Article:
Sunday, July 22, 2012

Harry Potter and the Anti-Potterists

One of my geek-friends recently said that he wanted nothing to do with “that Harry Potter shit.” I am often surprised by the vehement hatred of fellow sci fi/fantasy geeks to Harry Potter. I assume some of it is because Harry Potter is so mainstream—but the Lord of The Rings Movies made Tolkein mainstream and almost none of my Tolkein-loving friends derided them. They may complain that Tom Bombadil is missing, along with all of the poetry, but they’ll still sit down to watch the movies.

I assume some of what drives this hatred is that Harry Potter remains the exception—not the rule. Yes, dyslexic kids sat down and read 500 page books—but this didn’t lead those kids to pick up The Chronicles of Narnia or The Hobbit or The Dark is Rising or any other books at all (until Twilight came out). You don’t have to work very hard to appreciate Harry Potter. This was initially part of the joy of the world of Hogwarts and Quiddich—at least for me. It is possible to write books that are appropriate for children and still interesting to adults. Harry Potter and the Philosopher’s Stone is one such book. The Hobbit is another.

Why does liking one preclude liking the other? I think this might partly be a case of “It’s not the band—it’s the fans I hate.” During the Harry Potter madness I found that people at work would come to talk to me about Harry Potter books the same way they would come to talk to me about home PCs—because I was the person in the office that did that sort of thing (reading, buying/repairing PCs).

While I’m flattered that my colleagues think that I’m the go-to person in the office for matters literary, I still find it a bit sad. I know that not everyone reads books for entertainment the way I do, and I know that plenty of smart people don’t read for fun. But still.

When I think about the Potter books, I don’t just think about the narrative. There are many happy parts to the story of JK Rowling’s novels in the real world—and some sad ones (at least from my point of view.)

Harry Potter was published by Scholastic Books in the US. If you’re my age you may remember your grade school teacher sending you home with an multi-colored sales pamphlet for Scholastic books. You and your parents would choose which (if any) books you wanted to order and you would come back to school with a check and an order form (usually filled out by a parent.) Several weeks later, you’d come back from lunch to find several stacks of books in the classroom and the teacher would call out the names of all the kids that had placed orders and give them their stacks of books.

I am happy that Scholastic got to publish the money-bomb that was/is Harry Potter. I am happy that that there were kids who chewed through the lengthy tomes that were the last four volumes of Harry Potter.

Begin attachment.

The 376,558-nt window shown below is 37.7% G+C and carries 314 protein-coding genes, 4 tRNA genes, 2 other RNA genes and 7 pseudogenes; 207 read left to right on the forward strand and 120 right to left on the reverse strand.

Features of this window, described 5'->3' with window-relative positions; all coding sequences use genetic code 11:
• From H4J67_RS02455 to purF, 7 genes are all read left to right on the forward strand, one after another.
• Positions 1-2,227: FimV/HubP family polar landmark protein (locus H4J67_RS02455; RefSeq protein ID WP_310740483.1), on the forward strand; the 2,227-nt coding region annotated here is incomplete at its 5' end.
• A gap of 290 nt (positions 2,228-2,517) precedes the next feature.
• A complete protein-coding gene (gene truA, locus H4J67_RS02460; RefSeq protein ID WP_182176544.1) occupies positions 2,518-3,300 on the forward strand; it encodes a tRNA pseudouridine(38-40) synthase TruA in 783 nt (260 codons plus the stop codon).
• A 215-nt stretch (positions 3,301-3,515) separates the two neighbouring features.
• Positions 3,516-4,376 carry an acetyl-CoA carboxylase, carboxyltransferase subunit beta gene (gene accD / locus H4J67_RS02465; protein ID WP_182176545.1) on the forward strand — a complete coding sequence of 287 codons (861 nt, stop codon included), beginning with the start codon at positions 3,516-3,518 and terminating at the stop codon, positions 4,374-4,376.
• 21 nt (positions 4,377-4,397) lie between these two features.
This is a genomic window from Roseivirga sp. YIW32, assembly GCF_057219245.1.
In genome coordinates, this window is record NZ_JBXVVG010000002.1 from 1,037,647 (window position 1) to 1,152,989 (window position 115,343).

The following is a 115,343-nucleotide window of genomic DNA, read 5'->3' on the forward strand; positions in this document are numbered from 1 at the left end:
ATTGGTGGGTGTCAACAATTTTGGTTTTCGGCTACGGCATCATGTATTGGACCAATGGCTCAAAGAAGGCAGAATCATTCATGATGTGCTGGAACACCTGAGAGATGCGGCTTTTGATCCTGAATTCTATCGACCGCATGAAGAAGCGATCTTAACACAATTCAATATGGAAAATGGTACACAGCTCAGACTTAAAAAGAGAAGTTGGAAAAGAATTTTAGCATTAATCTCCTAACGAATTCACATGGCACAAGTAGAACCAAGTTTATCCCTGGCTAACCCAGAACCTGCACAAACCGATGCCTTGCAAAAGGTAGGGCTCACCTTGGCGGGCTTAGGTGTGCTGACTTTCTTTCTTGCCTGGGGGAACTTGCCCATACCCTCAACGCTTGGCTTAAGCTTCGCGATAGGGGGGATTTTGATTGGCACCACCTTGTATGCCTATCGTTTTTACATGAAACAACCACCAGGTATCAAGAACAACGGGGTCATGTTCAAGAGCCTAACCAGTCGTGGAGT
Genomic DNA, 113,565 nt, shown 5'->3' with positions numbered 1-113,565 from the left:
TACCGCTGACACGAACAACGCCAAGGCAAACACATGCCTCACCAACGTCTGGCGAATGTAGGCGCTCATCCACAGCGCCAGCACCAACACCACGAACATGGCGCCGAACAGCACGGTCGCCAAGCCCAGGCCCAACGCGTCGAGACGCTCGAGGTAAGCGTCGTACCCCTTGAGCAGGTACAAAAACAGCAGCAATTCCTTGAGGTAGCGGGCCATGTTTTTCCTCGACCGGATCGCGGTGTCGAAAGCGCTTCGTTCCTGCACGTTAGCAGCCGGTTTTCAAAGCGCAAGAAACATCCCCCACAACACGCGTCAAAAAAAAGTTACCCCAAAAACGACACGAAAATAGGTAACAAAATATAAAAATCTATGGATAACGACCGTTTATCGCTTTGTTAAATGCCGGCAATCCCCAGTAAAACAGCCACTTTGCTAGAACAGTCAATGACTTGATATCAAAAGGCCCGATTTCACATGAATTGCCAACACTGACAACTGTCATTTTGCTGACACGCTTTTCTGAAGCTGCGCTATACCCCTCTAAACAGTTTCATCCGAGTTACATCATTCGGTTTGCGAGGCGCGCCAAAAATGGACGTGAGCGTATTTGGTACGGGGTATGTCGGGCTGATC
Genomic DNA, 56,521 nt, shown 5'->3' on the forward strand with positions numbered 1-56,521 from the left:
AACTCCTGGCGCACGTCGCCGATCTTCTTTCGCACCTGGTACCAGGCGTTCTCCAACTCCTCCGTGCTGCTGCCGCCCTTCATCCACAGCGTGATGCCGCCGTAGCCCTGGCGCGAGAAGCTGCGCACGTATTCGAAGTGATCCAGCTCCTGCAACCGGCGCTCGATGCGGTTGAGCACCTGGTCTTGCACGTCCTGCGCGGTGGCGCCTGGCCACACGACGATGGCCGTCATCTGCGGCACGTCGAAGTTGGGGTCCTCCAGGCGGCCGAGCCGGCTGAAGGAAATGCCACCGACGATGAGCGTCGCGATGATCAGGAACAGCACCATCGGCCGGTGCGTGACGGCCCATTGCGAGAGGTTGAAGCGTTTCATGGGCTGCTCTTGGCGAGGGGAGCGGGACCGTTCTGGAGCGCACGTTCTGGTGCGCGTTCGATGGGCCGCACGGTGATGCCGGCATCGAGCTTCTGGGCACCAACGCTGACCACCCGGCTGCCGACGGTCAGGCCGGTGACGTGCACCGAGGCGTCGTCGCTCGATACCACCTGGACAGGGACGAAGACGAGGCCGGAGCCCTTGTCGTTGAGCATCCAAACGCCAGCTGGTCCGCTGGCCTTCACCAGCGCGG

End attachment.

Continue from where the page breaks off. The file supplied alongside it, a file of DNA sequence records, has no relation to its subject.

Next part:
I am less happy about the emergence of books as commodities that you can get at Walmart or BJ’s (or Amazon) instead of actual bookstores. Harry Potter didn’t start this fire, but I think he added a lot of fuel to it. Not his fault—not JK Rowling’s either.

Harry Potter grew up along with his original audience. The character ages through out the series. I personally, am impressed by this and I wonder how parents or educators of the future will meet this challenge—do they dole out the books at the rate of one a year (one maybe every two years?) A child that is old enough to read Harry Potter and the Philosopher’s Stone is not necessarily old enough to read Harry Potter and the Order of the Phoenix.

There’s another part of the narrative of the Place Of Harry Potter in Early 21st Century Literature—one I’m not sure how to feel about. Harry Potter’s adventures at Hogwarts and in Diagon Alley began as good fun and games, but as the series evolved the narrative became strongly—well I’ve been thinking about this all weekend and the best phrase I’ve come up with is “fight the power” (I considered “anti-fascist”). If you’ve got a better phrase please let me know and I’ll change it.

The later volumes came out during the beginning of the Bush and Blair administrations “War on Terror.” After Voldemort returns in the fourth book, Harry Potter begins his personal struggle against the Ministry of Magic because the Ministry refuses to believe that Voldemort is back. The ministry sends an inquisitor to his school in the next volume—look on Reddit for most hated literary characters ever and you will find Dolores Umbridge—and Harry fights her—even though she is a teacher and he a pupil. Harry questions the ministry’s policy of indefinite detention as well. A lot of this is a reaction to the policies of the Bush and Blair administrations. At the time the books were published I admit I took hope in what JK Rowling was writing. However, I admit that this makes them less fun to read.

I have long felt that artists—particularly writers have a duty not just to entertain but to hold up a mirror to the world so that it can see itself. I don’t think this means that they have to be miserabilists (like Balzac or Hugo.) One can entertain—and make a point (if you don’t believe me start reading Gail Collins and Beaumarchais.) In fact the point sticks better if one entertains. However, in spite of believing this I still wonder what the Harry Potter book series would have been if there hadn’t been the War on Terror to react to. JK Rowling says it was always about death (according to Wikipedia) and so perhaps it would always have been dark—even without George Bush. I also wonder about how this has changed it’s future value—particularly as children’s literature.

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